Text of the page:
My idea (which I, however, can not properly substantiate) is that the word "чурка" originally meant "a stump of wood" and could be used as a generic prerogative term for a person. Later, in XIX century, it had become popular when disparaging Turkish people because of easy rhyming ("турки-чурки") and when the animosity towards Ottoman Empire was high. There is some literary evidence of that.

Later on, the word "чурка" had become "reserved" for people of Turkish origin, and extended to all Asians who ended up within Russian Empire (so, Buryats and Chukchi can be called "чурки", while Chinese and Japanese are not).

It's probably safe to say that the word "чурка" was not is use yet in 1200's during the Mongol invasion.

  • Wow, this is really an excellent answer! You found a very interesting piece of evidence: In a book of 1890 the Turks are explicitly called чурки! This is really enlightening!
    – Mitsuko
    May 31, 2019 at 18:22
  • the Chinese and Japanese can't be called чурки also because чурка has a connotation of barbarity, backwardness and underdevelopment which can't be attributed to the Chinese and Japanese May 31, 2019 at 19:02

First of all you are misunderstanding the term a bit. Normally you would say азиат for Asian and южанин for Southern which would be neutral. On the other hand чурка in modern Russian stands for highly insulting reference to anyone Turkish- or Persian- looking. Can also be sometimes used as a standin for "not white people" or "not Russian", again insulting. The closest analogy in English is "nigger"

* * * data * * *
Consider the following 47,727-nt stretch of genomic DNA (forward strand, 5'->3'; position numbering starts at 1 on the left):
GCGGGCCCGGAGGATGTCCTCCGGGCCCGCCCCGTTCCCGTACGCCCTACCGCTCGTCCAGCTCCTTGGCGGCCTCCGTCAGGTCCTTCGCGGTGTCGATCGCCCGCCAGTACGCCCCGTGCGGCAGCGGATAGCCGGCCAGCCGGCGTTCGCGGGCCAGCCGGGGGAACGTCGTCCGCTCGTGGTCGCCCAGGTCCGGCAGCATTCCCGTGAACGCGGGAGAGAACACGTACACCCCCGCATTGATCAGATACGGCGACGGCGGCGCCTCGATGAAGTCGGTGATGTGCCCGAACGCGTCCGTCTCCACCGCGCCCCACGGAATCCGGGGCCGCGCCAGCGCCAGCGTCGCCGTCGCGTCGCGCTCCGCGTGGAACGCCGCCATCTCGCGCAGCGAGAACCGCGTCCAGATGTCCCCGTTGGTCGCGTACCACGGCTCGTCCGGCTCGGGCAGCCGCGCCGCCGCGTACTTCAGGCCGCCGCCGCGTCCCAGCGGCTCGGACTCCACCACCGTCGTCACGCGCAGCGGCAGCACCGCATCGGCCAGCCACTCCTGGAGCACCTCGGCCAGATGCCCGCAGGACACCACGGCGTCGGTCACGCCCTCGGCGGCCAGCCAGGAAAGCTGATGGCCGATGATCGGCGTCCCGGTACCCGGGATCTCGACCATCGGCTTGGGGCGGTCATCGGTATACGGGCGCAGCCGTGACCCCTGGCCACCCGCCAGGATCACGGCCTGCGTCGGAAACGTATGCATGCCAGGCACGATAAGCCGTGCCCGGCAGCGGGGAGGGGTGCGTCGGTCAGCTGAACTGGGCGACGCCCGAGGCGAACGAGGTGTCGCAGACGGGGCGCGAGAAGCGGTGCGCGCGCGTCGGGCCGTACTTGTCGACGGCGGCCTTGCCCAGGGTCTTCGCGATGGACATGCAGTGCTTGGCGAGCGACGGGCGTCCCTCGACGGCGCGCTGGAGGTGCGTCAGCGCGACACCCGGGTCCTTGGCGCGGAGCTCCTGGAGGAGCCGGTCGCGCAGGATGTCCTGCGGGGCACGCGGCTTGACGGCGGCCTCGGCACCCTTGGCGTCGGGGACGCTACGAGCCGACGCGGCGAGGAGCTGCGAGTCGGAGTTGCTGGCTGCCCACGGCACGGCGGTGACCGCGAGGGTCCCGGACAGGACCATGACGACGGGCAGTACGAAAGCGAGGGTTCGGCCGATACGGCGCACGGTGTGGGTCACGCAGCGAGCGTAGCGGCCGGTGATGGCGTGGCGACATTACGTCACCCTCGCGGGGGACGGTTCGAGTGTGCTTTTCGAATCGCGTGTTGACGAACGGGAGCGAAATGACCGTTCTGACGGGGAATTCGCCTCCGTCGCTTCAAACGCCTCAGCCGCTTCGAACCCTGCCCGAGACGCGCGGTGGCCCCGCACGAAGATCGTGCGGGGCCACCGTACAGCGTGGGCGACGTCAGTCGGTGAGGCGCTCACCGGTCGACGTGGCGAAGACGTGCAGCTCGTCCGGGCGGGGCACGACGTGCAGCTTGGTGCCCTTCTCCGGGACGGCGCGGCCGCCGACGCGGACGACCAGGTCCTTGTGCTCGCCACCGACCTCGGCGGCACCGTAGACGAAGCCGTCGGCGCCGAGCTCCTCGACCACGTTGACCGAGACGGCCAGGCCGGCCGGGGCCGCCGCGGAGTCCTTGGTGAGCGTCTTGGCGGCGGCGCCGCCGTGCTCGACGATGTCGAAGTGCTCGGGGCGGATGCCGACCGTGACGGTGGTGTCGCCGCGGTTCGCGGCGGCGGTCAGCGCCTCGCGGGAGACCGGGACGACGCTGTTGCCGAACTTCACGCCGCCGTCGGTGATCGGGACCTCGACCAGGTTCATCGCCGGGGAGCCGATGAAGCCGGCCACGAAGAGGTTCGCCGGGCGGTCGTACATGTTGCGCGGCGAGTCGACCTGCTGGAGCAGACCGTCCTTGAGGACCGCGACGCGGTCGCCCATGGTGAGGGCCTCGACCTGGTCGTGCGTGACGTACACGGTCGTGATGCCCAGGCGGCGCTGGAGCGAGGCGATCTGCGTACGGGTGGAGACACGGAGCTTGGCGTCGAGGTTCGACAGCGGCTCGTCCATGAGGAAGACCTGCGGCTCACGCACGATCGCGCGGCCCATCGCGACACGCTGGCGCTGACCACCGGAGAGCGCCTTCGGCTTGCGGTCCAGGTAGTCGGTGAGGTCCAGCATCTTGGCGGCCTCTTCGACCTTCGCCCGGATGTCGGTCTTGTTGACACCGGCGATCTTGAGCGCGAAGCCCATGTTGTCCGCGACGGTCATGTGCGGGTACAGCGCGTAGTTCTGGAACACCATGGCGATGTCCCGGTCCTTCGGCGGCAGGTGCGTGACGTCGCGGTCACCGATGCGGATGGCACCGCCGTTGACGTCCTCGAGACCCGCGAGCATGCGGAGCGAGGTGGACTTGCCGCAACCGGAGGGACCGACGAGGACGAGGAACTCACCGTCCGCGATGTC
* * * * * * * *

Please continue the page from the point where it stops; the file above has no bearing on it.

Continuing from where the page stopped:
The word itself has been around in language for quite a while. For example, my grandma (b. 1930s) would use it from time to time. I believe is has gained a much wider spread in Post-Soviet Russia as the USSR collapse has led to a flood of cheap workforce from Asian and Southern ex-USSR republics to large Russian cities (mainly Moscow) increasing xenophobia and racism in local citizens.

I am especially interested because as a Japanese I myself qualify as чурка.

You do not. If you want to say something as insulting you would qualify as узкоглазый but that is less insulting.


The word чурка meant a piece of wood / log, probably after that, the чурка came to mean an insult "Тупой как пень".